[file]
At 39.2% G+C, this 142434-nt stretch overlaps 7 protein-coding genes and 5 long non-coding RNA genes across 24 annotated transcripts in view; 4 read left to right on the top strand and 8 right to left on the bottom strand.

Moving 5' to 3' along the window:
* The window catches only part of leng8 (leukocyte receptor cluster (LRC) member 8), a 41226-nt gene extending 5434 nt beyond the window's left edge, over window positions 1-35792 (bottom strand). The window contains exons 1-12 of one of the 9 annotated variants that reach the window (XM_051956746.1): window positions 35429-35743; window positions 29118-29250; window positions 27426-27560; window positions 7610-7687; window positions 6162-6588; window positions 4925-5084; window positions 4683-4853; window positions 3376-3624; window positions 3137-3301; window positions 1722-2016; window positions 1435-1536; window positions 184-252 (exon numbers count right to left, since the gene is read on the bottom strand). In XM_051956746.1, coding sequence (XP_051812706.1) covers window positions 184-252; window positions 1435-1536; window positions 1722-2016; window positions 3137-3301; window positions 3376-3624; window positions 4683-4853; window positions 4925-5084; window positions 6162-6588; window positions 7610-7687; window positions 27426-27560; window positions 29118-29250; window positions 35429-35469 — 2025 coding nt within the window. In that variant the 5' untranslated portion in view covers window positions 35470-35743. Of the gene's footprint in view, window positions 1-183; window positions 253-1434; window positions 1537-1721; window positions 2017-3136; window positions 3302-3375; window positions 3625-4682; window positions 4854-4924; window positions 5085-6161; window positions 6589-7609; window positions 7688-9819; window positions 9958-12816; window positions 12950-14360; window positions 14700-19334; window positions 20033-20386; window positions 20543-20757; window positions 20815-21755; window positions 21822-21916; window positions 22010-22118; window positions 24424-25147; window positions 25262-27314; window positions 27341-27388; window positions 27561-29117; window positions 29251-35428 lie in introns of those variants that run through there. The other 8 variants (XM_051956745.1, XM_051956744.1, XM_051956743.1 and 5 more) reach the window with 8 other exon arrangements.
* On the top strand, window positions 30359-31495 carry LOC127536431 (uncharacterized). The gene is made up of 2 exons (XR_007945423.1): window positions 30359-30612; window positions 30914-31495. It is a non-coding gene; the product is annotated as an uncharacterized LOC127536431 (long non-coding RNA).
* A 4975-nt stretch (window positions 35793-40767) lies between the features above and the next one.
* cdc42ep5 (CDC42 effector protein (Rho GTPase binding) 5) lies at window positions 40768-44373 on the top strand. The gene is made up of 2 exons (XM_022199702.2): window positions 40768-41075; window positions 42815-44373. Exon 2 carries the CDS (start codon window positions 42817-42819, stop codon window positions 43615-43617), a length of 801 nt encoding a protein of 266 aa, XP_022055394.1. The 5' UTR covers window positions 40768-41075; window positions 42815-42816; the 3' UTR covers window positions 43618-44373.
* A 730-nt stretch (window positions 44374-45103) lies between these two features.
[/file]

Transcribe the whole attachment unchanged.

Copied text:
At 39.2% G+C, this 142434-nt stretch overlaps 7 protein-coding genes and 5 long non-coding RNA genes across 24 annotated transcripts in view; 4 read left to right on the top strand and 8 right to left on the bottom strand.

Moving 5' to 3' along the window:
* The window catches only part of leng8 (leukocyte receptor cluster (LRC) member 8), a 41226-nt gene extending 5434 nt beyond the window's left edge, over window positions 1-35792 (bottom strand). The window contains exons 1-12 of one of the 9 annotated variants that reach the window (XM_051956746.1): window positions 35429-35743; window positions 29118-29250; window positions 27426-27560; window positions 7610-7687; window positions 6162-6588; window positions 4925-5084; window positions 4683-4853; window positions 3376-3624; window positions 3137-3301; window positions 1722-2016; window positions 1435-1536; window positions 184-252 (exon numbers count right to left, since the gene is read on the bottom strand). In XM_051956746.1, coding sequence (XP_051812706.1) covers window positions 184-252; window positions 1435-1536; window positions 1722-2016; window positions 3137-3301; window positions 3376-3624; window positions 4683-4853; window positions 4925-5084; window positions 6162-6588; window positions 7610-7687; window positions 27426-27560; window positions 29118-29250; window positions 35429-35469 — 2025 coding nt within the window. In that variant the 5' untranslated portion in view covers window positions 35470-35743. Of the gene's footprint in view, window positions 1-183; window positions 253-1434; window positions 1537-1721; window positions 2017-3136; window positions 3302-3375; window positions 3625-4682; window positions 4854-4924; window positions 5085-6161; window positions 6589-7609; window positions 7688-9819; window positions 9958-12816; window positions 12950-14360; window positions 14700-19334; window positions 20033-20386; window positions 20543-20757; window positions 20815-21755; window positions 21822-21916; window positions 22010-22118; window positions 24424-25147; window positions 25262-27314; window positions 27341-27388; window positions 27561-29117; window positions 29251-35428 lie in introns of those variants that run through there. The other 8 variants (XM_051956745.1, XM_051956744.1, XM_051956743.1 and 5 more) reach the window with 8 other exon arrangements.
* On the top strand, window positions 30359-31495 carry LOC127536431 (uncharacterized). The gene is made up of 2 exons (XR_007945423.1): window positions 30359-30612; window positions 30914-31495. It is a non-coding gene; the product is annotated as an uncharacterized LOC127536431 (long non-coding RNA).
* A 4975-nt stretch (window positions 35793-40767) lies between the features above and the next one.
* cdc42ep5 (CDC42 effector protein (Rho GTPase binding) 5) lies at window positions 40768-44373 on the top strand. The gene is made up of 2 exons (XM_022199702.2): window positions 40768-41075; window positions 42815-44373. Exon 2 carries the CDS (start codon window positions 42817-42819, stop codon window positions 43615-43617), a length of 801 nt encoding a protein of 266 aa, XP_022055394.1. The 5' UTR covers window positions 40768-41075; window positions 42815-42816; the 3' UTR covers window positions 43618-44373.
* A 730-nt stretch (window positions 44374-45103) lies between these two features.